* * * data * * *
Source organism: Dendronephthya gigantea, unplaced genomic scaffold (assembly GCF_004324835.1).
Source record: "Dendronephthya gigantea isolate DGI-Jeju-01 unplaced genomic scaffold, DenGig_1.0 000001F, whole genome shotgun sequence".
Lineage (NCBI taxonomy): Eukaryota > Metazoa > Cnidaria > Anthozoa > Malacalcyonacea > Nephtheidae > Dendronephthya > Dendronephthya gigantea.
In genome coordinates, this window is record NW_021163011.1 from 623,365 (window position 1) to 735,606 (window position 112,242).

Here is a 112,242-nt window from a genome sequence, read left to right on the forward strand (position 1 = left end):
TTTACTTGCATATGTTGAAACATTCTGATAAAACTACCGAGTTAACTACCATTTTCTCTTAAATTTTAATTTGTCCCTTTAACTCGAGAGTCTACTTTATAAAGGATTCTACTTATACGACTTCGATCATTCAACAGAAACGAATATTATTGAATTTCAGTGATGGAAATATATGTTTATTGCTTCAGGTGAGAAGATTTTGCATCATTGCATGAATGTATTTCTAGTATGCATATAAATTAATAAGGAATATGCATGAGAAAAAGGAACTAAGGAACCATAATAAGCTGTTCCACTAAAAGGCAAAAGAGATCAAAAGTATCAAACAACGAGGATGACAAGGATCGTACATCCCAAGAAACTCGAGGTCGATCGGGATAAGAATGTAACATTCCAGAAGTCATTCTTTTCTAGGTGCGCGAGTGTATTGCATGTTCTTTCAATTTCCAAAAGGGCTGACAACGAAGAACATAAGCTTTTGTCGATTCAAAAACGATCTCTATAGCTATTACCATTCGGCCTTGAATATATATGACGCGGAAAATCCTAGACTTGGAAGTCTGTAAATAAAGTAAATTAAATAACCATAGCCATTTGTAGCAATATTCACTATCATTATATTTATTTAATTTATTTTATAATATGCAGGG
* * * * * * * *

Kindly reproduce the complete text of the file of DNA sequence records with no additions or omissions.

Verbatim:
Source organism: Dendronephthya gigantea, unplaced genomic scaffold (assembly GCF_004324835.1).
Source record: "Dendronephthya gigantea isolate DGI-Jeju-01 unplaced genomic scaffold, DenGig_1.0 000001F, whole genome shotgun sequence".
Lineage (NCBI taxonomy): Eukaryota > Metazoa > Cnidaria > Anthozoa > Malacalcyonacea > Nephtheidae > Dendronephthya > Dendronephthya gigantea.
In genome coordinates, this window is record NW_021163011.1 from 623,365 (window position 1) to 735,606 (window position 112,242).

Here is a 112,242-nt window from a genome sequence, read left to right on the forward strand (position 1 = left end):
TTTACTTGCATATGTTGAAACATTCTGATAAAACTACCGAGTTAACTACCATTTTCTCTTAAATTTTAATTTGTCCCTTTAACTCGAGAGTCTACTTTATAAAGGATTCTACTTATACGACTTCGATCATTCAACAGAAACGAATATTATTGAATTTCAGTGATGGAAATATATGTTTATTGCTTCAGGTGAGAAGATTTTGCATCATTGCATGAATGTATTTCTAGTATGCATATAAATTAATAAGGAATATGCATGAGAAAAAGGAACTAAGGAACCATAATAAGCTGTTCCACTAAAAGGCAAAAGAGATCAAAAGTATCAAACAACGAGGATGACAAGGATCGTACATCCCAAGAAACTCGAGGTCGATCGGGATAAGAATGTAACATTCCAGAAGTCATTCTTTTCTAGGTGCGCGAGTGTATTGCATGTTCTTTCAATTTCCAAAAGGGCTGACAACGAAGAACATAAGCTTTTGTCGATTCAAAAACGATCTCTATAGCTATTACCATTCGGCCTTGAATATATATGACGCGGAAAATCCTAGACTTGGAAGTCTGTAAATAAAGTAAATTAAATAACCATAGCCATTTGTAGCAATATTCACTATCATTATATTTATTTAATTTATTTTATAATATGCAGGG